Global Film Festival streams to us for next ten days, for cost of donation

If you could distill the absolute essence of cinema and watch it in the ultimate binge at home, you would end up with We are One: a Global Film Festival.

Quietly, almost without local fanfare, the single most unique gesture ever by the international film festival movement is about to start. You can watch it from tonight and it runs for ten whole days.

We are One: A Global Film Festival combines the work of 20 major film festivals, including Sydney, to create a program which is running on YouTube

According to the website, ‘Each film or program will have a first screening at a scheduled time but don’t worry if you miss it! Many of the films will be available on Videos On Demand to watch at your leisure through the course of the festival.’

Most important: the times  are local Australian times. [UPDATE: no they are not. EST is the American time zone which includes New York, where the festival is headquartered at Tribeca. Australian EST is fifteen hours ahead. The times on Youtube are actually AEST but not that many pictures in the schedule are already publically posted].

Read more: Today We are One: Sydney Film Festival in online gesture of defiance

Now the full program is available online, and it reduced me nearly to tears. I swear I sniffed and snuffled. By my count there are around 30 features, some of which will be a real artistic stretch, many from minority cultures, some happily domestic. 

The Australian films selected from the five offered by Nashen Moodley from the Sydney Film Festival are Mystery Road from Ivan Sen through Bunya Productions, and Mabo, directed by Rachel Perkins, written by Sue Smith and produced by Blackfella Films. That is an international vote for Indigenous cinema. 

Annecy and Cannes have both contributed key finalists for their short film awards, along with the Riga Mora Award from Guadalajara.

The big festivals have added some of their favourite in-conversation encounters with the great and the good. Jackie Chan, Jane Campion, Diego Luna, Guillermo del Toro in Marrakech, Claire Denis with Olivier Assayas, Francis Ford Coppola talking with Steven Soderberg, Song Kang-ho and Bong Joon-ho, John Waters, Nadav Lapid… some of the most interesting but almost completely trousered ones in the arthouse sector.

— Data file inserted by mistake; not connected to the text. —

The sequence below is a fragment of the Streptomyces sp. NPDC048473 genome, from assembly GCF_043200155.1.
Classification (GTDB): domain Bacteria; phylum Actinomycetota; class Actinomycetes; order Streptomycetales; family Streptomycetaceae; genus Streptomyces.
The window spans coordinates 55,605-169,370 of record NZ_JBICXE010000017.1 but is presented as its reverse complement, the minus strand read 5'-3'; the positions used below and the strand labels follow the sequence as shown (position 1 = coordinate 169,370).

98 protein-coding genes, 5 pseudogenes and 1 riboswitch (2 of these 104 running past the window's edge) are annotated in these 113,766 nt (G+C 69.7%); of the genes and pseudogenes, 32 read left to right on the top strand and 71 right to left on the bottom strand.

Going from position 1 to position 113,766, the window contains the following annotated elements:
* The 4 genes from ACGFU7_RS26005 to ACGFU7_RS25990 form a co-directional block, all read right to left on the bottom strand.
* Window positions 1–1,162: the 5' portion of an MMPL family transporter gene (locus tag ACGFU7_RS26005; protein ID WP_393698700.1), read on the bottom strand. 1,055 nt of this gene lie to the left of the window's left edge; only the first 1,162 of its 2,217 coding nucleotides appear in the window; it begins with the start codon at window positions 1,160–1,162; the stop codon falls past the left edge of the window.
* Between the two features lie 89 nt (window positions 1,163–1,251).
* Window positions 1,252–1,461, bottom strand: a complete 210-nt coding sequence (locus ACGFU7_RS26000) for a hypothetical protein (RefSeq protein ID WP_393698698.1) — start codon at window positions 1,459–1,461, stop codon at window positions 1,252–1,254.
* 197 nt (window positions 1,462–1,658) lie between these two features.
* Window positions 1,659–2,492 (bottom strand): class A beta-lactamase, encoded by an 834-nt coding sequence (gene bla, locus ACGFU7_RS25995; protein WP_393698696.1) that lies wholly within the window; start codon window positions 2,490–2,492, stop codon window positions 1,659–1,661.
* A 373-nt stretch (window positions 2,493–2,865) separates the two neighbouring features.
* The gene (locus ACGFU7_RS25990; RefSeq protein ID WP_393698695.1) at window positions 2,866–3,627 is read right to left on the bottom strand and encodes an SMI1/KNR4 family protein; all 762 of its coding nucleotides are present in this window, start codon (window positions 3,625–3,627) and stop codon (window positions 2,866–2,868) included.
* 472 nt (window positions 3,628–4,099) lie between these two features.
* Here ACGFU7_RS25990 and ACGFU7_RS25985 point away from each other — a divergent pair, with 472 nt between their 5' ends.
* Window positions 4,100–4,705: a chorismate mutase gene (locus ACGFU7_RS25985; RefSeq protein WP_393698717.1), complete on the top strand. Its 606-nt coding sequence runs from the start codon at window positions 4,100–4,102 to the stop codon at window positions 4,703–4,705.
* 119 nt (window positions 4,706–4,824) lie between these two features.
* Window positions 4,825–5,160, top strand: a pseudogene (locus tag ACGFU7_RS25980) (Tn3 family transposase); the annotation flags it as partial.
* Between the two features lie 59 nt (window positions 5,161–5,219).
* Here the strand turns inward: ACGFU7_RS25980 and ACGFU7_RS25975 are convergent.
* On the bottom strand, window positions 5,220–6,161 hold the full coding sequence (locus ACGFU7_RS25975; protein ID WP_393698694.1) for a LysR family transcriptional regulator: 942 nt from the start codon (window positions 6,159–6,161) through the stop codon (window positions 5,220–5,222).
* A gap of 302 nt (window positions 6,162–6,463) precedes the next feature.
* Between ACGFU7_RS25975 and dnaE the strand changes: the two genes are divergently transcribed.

The 33 features include Amreeka by Palestinian Cherien Dabis, The Iron Hammer by Joan Chen, Konstantina Kotzamani’s Electric Swan, Sisterhood from Tracy Choi, Ulrike Ottinger’s Ticket of No Return, and a breakthrough hit from Akiko Ooku called Tremble All You Want.

Also in the program is a 2019 feature by Li Shaohong, described as China’s most prominent female director and the current head of the China Film Directors Guild. A City Called Macau is offered by the Macao Film Festival, described as:

‘In the gambling underworld of early 2000s Macau, a casino VIP client servicing manager is swept up into a high-stakes melodrama amid epic-scale historical change.’

To really torment anyone still in isolation, we also have a documentary called Mugaritz Bso by Juantxo Sardón andFelipe Ugarte, offered by the San Sebastian Film Festival: 

‘In 2007, San Sebastian chef Andoni Luis Aduriz and musician Felipe Ugarte joined forces on a project: they hoped to transform a restaurant menu into a musical experience. Aduriz, a longtime proponent of a “techno-emotional” culinary style, invited Ugarte to his award-winning restaurant Mugaritz to study his recipes and distill them into song with the help of more than 40 musicians. Understanding the intention, synthesis and the spirit of each of Aduriz’s recipes would be crucial for Ugarte to create a faithful world of sound, but the music also needed to be visceral, an intuitive awakening for the senses.’

That is so not fair!

Karlovy Vara offers Adela Has Not Had Supper Yet, by the ‘zany masters of madcap comedy’ director Oldřich Lipský and screenwriter Jiří Brdečka, whose talents combine to put detective Nick Carter on a romp through 1900 Prague to ultimately confront Adela, a Mozart-loving flesh-eating plant, loving constructed by Czech puppet-master Jan Švankmajer. It came out in the Seventies, when Central Europe trembled under the Soviet boot. 

Toronto provides Crazy World: 

‘In this freewheeling action flick from Ugandan auteur Nabwana I.G.G. and his no-budget, gonzo super-studio Wakaliwood, a gang of child-snatching mobsters known as the Tiger Mafia hatch a new scheme, premised on the idea that the kids’ blood may have supernatural properties. But they make a fatal mistake when they kidnap the Waka Stars, a team of pint-sized kung-fu masters who soon turn their cunning wits and deadly skills upon their captors.’

Here’s a clip:

This is in stark and utter contrast to:

It is something to watch fragments of Mabo in this context, proud in the world of cinema.

David Tiley was the Editor of Screenhub from 2005 until he became Content Lead for Film in 2021 with a special interest in policy. He is a writer in screen media with a long career in educational programs, documentary, and government funding, with a side order in script editing. He values curiosity, humour and objectivity in support of Australian visions and the art of storytelling.